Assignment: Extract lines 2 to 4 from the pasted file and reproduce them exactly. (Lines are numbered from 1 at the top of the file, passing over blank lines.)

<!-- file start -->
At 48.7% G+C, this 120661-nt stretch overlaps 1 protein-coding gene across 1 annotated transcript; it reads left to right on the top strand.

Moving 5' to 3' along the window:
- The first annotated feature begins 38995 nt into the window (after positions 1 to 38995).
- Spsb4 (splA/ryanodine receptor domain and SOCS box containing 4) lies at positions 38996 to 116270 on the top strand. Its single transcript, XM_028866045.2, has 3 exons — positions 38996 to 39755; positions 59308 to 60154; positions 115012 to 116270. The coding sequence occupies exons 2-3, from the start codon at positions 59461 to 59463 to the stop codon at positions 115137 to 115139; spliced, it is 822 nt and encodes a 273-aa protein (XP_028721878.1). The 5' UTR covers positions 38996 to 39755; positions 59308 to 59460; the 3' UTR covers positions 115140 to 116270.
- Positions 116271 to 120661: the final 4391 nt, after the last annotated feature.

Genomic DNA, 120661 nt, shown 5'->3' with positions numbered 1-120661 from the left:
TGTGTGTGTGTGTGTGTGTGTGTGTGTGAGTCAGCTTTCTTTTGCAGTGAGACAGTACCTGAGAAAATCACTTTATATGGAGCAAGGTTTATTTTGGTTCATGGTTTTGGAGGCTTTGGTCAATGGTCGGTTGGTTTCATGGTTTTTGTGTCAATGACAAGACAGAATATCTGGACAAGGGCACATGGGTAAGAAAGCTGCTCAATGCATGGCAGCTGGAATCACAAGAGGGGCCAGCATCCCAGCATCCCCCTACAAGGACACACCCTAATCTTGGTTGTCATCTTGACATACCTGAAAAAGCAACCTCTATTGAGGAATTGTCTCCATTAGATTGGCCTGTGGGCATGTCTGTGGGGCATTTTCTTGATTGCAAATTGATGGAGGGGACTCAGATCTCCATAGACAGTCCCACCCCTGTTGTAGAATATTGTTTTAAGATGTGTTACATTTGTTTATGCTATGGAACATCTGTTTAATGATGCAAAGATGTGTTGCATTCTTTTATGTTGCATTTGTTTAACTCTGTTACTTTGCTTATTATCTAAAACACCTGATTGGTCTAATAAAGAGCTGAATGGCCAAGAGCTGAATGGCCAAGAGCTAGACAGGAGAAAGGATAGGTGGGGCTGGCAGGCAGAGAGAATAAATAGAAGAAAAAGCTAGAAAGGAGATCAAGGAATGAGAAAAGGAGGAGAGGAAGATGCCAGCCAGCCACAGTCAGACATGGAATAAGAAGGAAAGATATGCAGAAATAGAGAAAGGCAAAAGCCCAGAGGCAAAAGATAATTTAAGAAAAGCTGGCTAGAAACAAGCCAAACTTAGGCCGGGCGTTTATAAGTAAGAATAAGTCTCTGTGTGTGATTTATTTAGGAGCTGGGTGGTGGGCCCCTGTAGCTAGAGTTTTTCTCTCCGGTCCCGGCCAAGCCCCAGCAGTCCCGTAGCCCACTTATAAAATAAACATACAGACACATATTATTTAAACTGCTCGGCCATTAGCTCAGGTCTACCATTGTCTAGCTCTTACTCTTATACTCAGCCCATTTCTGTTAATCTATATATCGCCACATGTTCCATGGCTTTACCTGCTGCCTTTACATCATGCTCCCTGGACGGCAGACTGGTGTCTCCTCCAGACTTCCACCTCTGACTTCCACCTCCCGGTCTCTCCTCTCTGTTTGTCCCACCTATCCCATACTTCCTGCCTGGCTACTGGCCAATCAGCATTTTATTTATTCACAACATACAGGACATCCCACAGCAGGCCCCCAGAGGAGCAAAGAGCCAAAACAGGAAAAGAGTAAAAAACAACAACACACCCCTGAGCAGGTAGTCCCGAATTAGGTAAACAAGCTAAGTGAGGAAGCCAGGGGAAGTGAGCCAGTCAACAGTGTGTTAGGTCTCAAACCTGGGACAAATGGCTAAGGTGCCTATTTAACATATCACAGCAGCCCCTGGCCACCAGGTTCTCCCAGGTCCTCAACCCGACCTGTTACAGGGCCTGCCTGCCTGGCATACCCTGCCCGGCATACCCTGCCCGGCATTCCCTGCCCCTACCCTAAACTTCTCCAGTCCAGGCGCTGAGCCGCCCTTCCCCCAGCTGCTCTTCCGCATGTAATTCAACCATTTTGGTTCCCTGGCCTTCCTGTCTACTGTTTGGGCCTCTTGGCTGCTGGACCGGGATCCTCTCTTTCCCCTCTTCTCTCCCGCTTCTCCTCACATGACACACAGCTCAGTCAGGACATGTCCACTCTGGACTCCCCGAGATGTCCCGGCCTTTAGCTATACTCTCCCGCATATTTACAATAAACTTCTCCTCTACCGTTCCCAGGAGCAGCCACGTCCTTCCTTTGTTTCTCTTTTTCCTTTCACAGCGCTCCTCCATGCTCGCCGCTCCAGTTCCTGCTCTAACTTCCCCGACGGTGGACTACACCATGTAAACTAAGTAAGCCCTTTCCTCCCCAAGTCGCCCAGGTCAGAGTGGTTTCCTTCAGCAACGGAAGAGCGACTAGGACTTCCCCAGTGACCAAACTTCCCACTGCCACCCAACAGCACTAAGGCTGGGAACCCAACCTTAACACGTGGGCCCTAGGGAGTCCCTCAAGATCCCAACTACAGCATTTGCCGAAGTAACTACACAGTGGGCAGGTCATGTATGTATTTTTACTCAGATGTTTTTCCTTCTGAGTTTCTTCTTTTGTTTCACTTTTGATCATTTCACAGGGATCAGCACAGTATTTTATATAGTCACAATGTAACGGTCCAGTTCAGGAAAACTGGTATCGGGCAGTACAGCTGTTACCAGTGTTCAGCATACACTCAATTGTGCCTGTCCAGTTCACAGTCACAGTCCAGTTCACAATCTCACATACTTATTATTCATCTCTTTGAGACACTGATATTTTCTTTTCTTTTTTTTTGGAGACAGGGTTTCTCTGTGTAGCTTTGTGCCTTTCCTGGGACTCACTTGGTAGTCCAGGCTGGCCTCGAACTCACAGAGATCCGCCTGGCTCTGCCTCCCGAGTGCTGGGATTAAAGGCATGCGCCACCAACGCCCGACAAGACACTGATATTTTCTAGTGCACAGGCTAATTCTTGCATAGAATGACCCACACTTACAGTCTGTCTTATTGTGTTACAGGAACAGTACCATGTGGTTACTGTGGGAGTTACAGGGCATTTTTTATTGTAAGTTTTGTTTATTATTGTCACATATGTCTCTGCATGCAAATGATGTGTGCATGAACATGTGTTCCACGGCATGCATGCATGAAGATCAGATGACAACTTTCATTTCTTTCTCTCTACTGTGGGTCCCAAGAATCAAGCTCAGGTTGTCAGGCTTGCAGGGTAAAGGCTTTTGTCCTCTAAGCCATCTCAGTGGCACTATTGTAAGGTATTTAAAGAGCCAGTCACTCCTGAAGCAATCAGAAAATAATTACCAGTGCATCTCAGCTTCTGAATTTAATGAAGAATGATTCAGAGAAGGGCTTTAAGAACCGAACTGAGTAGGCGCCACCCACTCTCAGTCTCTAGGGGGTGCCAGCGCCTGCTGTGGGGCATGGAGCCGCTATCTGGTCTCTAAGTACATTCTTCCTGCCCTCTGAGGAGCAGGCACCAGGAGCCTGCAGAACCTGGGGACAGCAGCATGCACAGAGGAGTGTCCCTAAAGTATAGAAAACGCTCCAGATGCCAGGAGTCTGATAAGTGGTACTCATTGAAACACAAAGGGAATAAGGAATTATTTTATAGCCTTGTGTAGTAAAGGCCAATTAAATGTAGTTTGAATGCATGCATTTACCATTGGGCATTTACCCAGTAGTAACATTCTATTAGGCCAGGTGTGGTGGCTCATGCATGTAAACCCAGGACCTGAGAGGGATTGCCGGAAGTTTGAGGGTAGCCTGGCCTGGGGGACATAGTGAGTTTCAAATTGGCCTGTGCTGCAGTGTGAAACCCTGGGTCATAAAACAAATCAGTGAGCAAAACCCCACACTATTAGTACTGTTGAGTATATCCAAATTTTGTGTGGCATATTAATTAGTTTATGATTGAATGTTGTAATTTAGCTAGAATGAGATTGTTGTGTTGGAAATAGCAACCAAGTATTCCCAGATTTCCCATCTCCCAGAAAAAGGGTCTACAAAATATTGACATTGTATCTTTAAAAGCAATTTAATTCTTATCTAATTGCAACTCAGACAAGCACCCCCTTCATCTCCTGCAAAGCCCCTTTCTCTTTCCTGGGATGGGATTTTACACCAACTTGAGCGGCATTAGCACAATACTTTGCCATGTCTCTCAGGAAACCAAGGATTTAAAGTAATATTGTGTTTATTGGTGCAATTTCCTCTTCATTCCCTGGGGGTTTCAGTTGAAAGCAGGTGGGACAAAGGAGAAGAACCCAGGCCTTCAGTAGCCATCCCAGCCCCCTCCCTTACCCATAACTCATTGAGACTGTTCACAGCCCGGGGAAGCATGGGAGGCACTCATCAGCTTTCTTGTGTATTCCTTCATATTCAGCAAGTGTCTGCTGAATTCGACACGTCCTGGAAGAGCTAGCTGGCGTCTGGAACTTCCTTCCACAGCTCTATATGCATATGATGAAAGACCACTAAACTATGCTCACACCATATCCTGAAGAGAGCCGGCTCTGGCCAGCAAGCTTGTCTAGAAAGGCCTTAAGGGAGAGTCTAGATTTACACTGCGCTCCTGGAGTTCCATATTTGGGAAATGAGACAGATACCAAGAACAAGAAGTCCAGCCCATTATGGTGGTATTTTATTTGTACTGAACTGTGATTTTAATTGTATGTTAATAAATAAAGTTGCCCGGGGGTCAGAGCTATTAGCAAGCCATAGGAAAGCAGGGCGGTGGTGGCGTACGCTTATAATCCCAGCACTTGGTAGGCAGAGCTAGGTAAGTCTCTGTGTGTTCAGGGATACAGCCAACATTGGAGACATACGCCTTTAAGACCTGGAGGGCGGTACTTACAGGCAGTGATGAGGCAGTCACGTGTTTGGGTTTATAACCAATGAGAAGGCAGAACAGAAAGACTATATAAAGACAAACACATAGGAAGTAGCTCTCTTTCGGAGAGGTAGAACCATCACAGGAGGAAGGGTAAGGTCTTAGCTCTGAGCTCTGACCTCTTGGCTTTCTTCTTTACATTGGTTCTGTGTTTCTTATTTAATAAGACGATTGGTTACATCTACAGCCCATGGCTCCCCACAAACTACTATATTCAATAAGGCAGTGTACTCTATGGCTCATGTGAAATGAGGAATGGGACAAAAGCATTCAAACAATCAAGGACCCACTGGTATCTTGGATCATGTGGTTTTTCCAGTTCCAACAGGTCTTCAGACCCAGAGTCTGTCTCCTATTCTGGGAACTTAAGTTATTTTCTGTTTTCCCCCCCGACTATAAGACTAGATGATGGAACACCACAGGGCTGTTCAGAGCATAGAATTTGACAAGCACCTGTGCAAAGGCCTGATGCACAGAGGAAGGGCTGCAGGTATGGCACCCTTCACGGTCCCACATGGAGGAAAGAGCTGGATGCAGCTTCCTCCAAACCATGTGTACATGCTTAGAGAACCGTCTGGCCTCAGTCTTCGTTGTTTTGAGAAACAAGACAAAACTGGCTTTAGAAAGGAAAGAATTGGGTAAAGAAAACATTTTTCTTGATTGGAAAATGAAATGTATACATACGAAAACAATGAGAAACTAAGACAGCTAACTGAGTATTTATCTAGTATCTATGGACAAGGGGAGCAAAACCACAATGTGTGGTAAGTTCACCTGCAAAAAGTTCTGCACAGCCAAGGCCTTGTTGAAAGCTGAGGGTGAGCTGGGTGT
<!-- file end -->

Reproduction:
Moving 5' to 3' along the window:
- The first annotated feature begins 38995 nt into the window (after positions 1 to 38995).
- Spsb4 (splA/ryanodine receptor domain and SOCS box containing 4) lies at positions 38996 to 116270 on the top strand. Its single transcript, XM_028866045.2, has 3 exons — positions 38996 to 39755; positions 59308 to 60154; positions 115012 to 116270. The coding sequence occupies exons 2-3, from the start codon at positions 59461 to 59463 to the stop codon at positions 115137 to 115139; spliced, it is 822 nt and encodes a 273-aa protein (XP_028721878.1). The 5' UTR covers positions 38996 to 39755; positions 59308 to 59460; the 3' UTR covers positions 115140 to 116270.